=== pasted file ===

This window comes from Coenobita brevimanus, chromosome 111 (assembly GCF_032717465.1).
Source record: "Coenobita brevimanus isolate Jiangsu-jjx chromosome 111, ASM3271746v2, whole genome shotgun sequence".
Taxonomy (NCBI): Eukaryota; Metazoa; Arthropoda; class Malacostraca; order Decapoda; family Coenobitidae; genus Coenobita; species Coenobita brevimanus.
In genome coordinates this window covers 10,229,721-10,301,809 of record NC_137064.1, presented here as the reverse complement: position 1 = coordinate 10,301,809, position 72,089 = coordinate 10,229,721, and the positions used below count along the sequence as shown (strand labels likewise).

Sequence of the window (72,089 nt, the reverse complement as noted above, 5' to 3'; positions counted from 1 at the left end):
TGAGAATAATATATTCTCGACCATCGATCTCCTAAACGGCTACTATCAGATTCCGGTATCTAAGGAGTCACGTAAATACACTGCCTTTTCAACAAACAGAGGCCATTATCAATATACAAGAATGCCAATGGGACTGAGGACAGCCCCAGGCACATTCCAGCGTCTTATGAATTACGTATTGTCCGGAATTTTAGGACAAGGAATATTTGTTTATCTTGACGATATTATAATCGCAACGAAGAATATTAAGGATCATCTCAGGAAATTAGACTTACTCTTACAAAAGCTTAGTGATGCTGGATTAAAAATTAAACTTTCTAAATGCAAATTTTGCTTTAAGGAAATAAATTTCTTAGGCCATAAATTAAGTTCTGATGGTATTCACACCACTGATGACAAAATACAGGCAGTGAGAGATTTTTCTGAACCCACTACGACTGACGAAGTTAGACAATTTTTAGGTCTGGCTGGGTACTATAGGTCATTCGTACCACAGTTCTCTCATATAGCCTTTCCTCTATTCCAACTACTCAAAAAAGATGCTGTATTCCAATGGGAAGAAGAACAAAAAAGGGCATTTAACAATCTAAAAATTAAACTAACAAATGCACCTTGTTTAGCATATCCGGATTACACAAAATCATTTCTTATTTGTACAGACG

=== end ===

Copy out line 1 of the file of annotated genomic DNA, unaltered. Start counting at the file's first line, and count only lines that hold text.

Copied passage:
This window comes from Coenobita brevimanus, chromosome 111 (assembly GCF_032717465.1).